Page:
asked the Minister of Health if he has now considered the housing programme for 1947 in the light of the industrial dislocation caused by the fuel crisis; and what effect this is likely to have on the number of houses to be built.
I have considered the housing programme for 1947 in the light of the conditions which have prevailed during the winter. The effect of these conditions both on building and even more on the production of building materials has been serious. It will reduce substantially the rates at which houses already under construction can be completed and, consequently, at which further houses can be started this year. I am including a full statement in the published monthly return which will be available in the Vote Office this afternoon.
Can the right hon. Gentleman tell the House, or give us some idea, what will be the total number of completions this year?
I think that probably it will be as well for hon. Members to look at this statement in the monthly return. I was in this difficulty; that if I were to try to make a statement to the House after Questions on this very important matter it would be unduly long; but that if, on the other hand, I were to try to give a short answer it would be inadequate. I thought it was much better to make an addendum to the monthly return.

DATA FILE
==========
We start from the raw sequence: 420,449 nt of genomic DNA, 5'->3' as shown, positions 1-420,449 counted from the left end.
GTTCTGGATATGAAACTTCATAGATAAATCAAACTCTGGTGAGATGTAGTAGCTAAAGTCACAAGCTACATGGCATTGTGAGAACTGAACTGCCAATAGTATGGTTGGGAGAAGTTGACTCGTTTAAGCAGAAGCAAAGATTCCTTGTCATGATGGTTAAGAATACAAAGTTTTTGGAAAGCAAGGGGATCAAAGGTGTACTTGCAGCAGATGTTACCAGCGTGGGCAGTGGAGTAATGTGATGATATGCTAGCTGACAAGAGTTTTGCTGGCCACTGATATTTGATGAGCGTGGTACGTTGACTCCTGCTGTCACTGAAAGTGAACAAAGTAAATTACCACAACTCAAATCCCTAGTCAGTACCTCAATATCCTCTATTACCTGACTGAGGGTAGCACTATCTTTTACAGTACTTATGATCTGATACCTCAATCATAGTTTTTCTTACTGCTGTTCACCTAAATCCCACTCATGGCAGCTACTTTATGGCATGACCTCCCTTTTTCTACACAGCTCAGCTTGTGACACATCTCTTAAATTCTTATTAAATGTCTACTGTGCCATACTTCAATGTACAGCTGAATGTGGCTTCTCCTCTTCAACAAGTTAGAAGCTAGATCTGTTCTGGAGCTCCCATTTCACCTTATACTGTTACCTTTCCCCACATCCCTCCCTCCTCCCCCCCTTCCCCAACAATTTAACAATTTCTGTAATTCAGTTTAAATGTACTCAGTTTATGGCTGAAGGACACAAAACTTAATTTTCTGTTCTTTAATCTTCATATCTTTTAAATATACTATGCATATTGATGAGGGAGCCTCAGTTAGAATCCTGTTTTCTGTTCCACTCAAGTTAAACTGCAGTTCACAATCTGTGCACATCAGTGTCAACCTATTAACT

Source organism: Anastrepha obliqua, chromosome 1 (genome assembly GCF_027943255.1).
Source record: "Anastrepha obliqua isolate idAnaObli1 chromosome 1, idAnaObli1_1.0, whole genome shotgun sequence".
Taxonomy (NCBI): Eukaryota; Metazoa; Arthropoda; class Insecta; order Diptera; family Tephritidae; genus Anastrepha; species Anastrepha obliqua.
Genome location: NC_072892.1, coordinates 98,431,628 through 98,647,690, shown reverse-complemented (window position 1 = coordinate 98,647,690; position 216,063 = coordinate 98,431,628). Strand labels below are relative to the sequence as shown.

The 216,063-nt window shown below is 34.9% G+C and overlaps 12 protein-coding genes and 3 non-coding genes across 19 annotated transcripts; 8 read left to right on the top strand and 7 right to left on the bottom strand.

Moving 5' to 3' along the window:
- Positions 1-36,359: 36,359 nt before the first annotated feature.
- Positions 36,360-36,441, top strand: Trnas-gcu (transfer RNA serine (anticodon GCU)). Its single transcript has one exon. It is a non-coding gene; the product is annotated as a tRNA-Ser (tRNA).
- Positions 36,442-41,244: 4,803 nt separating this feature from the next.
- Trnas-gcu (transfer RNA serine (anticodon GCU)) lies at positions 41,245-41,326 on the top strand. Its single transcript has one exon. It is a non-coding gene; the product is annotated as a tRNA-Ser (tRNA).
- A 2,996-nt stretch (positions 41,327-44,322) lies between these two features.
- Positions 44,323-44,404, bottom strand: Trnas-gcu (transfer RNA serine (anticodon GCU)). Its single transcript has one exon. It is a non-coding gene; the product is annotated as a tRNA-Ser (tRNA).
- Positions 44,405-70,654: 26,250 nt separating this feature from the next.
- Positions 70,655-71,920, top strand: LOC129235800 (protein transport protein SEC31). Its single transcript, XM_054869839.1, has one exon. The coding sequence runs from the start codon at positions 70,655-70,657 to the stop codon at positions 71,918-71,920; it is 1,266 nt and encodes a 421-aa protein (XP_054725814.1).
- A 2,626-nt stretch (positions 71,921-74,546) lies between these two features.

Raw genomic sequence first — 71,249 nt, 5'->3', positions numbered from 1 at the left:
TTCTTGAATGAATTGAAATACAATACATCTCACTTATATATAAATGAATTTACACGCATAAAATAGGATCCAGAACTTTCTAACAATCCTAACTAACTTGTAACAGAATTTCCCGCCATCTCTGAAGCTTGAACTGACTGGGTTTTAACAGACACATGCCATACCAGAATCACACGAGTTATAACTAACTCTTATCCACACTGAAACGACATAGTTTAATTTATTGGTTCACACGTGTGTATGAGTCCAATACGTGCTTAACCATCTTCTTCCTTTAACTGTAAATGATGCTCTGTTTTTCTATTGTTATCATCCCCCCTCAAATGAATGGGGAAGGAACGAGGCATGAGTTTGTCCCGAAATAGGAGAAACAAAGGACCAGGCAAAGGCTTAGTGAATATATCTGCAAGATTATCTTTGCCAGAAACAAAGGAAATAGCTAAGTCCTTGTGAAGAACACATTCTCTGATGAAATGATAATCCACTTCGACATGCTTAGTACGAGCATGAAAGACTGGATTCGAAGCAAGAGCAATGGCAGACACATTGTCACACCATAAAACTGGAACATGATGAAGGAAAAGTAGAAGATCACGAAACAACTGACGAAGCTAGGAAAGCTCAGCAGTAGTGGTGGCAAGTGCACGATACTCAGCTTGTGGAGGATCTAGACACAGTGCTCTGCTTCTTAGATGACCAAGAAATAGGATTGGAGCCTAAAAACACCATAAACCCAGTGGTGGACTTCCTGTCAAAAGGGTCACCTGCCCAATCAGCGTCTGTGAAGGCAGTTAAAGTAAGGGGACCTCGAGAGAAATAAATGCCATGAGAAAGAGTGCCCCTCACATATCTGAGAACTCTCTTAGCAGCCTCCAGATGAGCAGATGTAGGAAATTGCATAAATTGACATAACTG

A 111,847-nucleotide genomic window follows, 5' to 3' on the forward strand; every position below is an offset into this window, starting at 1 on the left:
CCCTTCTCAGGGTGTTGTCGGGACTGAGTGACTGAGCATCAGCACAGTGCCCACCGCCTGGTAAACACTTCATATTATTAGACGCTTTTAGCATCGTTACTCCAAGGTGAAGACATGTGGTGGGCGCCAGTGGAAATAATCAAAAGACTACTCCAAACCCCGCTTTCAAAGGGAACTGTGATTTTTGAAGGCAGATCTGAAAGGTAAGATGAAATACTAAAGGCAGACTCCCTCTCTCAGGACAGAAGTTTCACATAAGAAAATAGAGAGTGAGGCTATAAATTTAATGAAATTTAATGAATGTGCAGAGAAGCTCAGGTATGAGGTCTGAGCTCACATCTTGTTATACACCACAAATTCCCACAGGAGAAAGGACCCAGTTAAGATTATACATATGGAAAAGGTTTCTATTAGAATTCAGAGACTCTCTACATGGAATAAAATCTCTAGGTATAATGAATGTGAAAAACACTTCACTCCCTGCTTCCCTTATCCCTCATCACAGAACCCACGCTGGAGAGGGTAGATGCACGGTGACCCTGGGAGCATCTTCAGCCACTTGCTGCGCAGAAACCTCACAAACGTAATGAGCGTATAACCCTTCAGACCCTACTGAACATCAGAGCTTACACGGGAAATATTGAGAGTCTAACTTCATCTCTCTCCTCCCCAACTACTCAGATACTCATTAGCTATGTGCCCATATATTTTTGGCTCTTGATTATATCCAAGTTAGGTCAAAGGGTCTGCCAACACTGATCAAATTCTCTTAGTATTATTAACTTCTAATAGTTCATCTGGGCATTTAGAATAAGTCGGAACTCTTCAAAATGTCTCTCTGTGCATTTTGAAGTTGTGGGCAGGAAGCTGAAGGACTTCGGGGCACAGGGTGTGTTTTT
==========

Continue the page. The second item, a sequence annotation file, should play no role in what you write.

Does the right hon. Gentleman now realise how wise he was when he published the original programme to provide himself with alibis?
But then, I am always wise.
In view of the results of the industrial dislocation, will the right hon. Gentleman consider alter- ing the targets at the zonal conferences which took place to fix the time, as the targets appear to have been fixed on a mathematical basis?
They were, in fact, not targets at all, as the hon. and gallant Member knows. They were merely attempts to bring the allocations in a zonal area in reasonable relationship to the physical capacity of the building industry in that area. The allocations are not going to be affected.